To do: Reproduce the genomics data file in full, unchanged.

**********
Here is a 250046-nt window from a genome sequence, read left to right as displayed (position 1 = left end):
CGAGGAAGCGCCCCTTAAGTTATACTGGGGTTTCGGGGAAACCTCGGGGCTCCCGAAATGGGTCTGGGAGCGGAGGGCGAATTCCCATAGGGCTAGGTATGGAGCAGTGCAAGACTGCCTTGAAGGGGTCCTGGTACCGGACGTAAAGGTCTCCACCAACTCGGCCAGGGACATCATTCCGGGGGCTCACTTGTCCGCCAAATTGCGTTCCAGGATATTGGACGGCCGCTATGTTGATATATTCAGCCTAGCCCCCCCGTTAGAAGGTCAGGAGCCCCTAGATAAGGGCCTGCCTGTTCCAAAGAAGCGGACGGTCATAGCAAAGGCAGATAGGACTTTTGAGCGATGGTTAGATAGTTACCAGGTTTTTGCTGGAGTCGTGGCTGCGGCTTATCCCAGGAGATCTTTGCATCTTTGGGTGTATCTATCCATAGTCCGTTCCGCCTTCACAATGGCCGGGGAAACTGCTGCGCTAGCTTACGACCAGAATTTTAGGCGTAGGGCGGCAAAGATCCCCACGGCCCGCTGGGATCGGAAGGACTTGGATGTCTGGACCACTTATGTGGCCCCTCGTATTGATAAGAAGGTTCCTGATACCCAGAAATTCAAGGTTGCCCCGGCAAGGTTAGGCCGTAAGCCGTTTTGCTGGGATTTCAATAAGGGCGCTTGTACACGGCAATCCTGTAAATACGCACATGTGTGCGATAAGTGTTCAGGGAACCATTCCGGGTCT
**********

Here is a 250046-nt window from a genome sequence, read left to right as displayed (position 1 = left end):
CGAGGAAGCGCCCCTTAAGTTATACTGGGGTTTCGGGGAAACCTCGGGGCTCCCGAAATGGGTCTGGGAGCGGAGGGCGAATTCCCATAGGGCTAGGTATGGAGCAGTGCAAGACTGCCTTGAAGGGGTCCTGGTACCGGACGTAAAGGTCTCCACCAACTCGGCCAGGGACATCATTCCGGGGGCTCACTTGTCCGCCAAATTGCGTTCCAGGATATTGGACGGCCGCTATGTTGATATATTCAGCCTAGCCCCCCCGTTAGAAGGTCAGGAGCCCCTAGATAAGGGCCTGCCTGTTCCAAAGAAGCGGACGGTCATAGCAAAGGCAGATAGGACTTTTGAGCGATGGTTAGATAGTTACCAGGTTTTTGCTGGAGTCGTGGCTGCGGCTTATCCCAGGAGATCTTTGCATCTTTGGGTGTATCTATCCATAGTCCGTTCCGCCTTCACAATGGCCGGGGAAACTGCTGCGCTAGCTTACGACCAGAATTTTAGGCGTAGGGCGGCAAAGATCCCCACGGCCCGCTGGGATCGGAAGGACTTGGATGTCTGGACCACTTATGTGGCCCCTCGTATTGATAAGAAGGTTCCTGATACCCAGAAATTCAAGGTTGCCCCGGCAAGGTTAGGCCGTAAGCCGTTTTGCTGGGATTTCAATAAGGGCGCTTGTACACGGCAATCCTGTAAATACGCACATGTGTGCGATAAGTGTTCAGGGAACCATTCCGGGTCT